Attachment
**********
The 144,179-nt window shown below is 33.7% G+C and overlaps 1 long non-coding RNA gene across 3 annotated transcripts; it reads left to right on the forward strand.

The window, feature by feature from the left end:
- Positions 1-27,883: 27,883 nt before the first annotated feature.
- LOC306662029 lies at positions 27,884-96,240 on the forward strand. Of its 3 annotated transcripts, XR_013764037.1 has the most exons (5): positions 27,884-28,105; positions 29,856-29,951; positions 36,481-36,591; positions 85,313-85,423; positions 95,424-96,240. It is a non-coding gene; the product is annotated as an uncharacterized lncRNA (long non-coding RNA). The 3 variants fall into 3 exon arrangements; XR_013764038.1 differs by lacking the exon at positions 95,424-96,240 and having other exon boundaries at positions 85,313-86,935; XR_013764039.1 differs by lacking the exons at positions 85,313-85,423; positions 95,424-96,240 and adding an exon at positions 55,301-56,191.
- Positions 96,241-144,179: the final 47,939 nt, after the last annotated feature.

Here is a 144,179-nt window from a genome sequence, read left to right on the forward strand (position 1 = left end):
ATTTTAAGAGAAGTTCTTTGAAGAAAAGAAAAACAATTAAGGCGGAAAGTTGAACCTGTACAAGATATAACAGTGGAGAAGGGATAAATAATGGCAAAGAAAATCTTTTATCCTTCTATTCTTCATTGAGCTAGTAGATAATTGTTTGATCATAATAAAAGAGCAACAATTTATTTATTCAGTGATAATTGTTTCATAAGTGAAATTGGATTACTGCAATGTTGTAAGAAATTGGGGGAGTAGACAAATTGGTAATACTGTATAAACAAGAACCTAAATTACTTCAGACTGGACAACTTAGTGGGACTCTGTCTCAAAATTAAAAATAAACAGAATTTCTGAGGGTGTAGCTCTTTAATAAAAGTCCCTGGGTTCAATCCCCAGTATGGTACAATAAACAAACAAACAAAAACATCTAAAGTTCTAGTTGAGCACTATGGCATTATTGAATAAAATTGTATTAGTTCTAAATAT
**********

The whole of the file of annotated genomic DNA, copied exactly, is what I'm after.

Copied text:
The 144,179-nt window shown below is 33.7% G+C and overlaps 1 long non-coding RNA gene across 3 annotated transcripts; it reads left to right on the forward strand.

The window, feature by feature from the left end:
- Positions 1-27,883: 27,883 nt before the first annotated feature.
- LOC306662029 lies at positions 27,884-96,240 on the forward strand. Of its 3 annotated transcripts, XR_013764037.1 has the most exons (5): positions 27,884-28,105; positions 29,856-29,951; positions 36,481-36,591; positions 85,313-85,423; positions 95,424-96,240. It is a non-coding gene; the product is annotated as an uncharacterized lncRNA (long non-coding RNA). The 3 variants fall into 3 exon arrangements; XR_013764038.1 differs by lacking the exon at positions 95,424-96,240 and having other exon boundaries at positions 85,313-86,935; XR_013764039.1 differs by lacking the exons at positions 85,313-85,423; positions 95,424-96,240 and adding an exon at positions 55,301-56,191.
- Positions 96,241-144,179: the final 47,939 nt, after the last annotated feature.

Here is a 144,179-nt window from a genome sequence, read left to right on the forward strand (position 1 = left end):
ATTTTAAGAGAAGTTCTTTGAAGAAAAGAAAAACAATTAAGGCGGAAAGTTGAACCTGTACAAGATATAACAGTGGAGAAGGGATAAATAATGGCAAAGAAAATCTTTTATCCTTCTATTCTTCATTGAGCTAGTAGATAATTGTTTGATCATAATAAAAGAGCAACAATTTATTTATTCAGTGATAATTGTTTCATAAGTGAAATTGGATTACTGCAATGTTGTAAGAAATTGGGGGAGTAGACAAATTGGTAATACTGTATAAACAAGAACCTAAATTACTTCAGACTGGACAACTTAGTGGGACTCTGTCTCAAAATTAAAAATAAACAGAATTTCTGAGGGTGTAGCTCTTTAATAAAAGTCCCTGGGTTCAATCCCCAGTATGGTACAATAAACAAACAAACAAAAACATCTAAAGTTCTAGTTGAGCACTATGGCATTATTGAATAAAATTGTATTAGTTCTAAATAT